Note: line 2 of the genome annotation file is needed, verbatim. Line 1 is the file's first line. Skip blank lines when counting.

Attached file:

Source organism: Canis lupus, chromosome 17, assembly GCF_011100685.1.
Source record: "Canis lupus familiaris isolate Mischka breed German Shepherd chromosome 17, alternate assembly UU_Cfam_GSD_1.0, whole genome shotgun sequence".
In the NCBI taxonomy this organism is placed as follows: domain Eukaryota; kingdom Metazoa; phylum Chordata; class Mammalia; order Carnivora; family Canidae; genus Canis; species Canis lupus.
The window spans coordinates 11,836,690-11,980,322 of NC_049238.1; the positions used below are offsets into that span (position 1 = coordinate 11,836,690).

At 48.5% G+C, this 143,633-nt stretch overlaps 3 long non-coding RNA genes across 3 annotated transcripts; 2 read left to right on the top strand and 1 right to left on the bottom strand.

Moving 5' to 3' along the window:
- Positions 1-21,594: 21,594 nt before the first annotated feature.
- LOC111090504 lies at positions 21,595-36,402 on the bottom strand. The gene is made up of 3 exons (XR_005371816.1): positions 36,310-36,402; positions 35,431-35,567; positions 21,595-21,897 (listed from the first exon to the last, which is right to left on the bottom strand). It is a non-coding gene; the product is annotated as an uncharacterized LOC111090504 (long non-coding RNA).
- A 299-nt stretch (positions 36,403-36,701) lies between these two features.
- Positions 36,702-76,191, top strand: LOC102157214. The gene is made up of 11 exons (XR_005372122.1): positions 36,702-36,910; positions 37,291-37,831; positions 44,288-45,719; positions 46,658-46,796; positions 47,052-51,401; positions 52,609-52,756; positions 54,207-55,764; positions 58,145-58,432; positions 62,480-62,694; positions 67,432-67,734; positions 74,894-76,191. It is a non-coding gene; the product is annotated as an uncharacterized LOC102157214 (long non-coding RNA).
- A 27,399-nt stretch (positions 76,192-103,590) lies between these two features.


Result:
Source record: "Canis lupus familiaris isolate Mischka breed German Shepherd chromosome 17, alternate assembly UU_Cfam_GSD_1.0, whole genome shotgun sequence".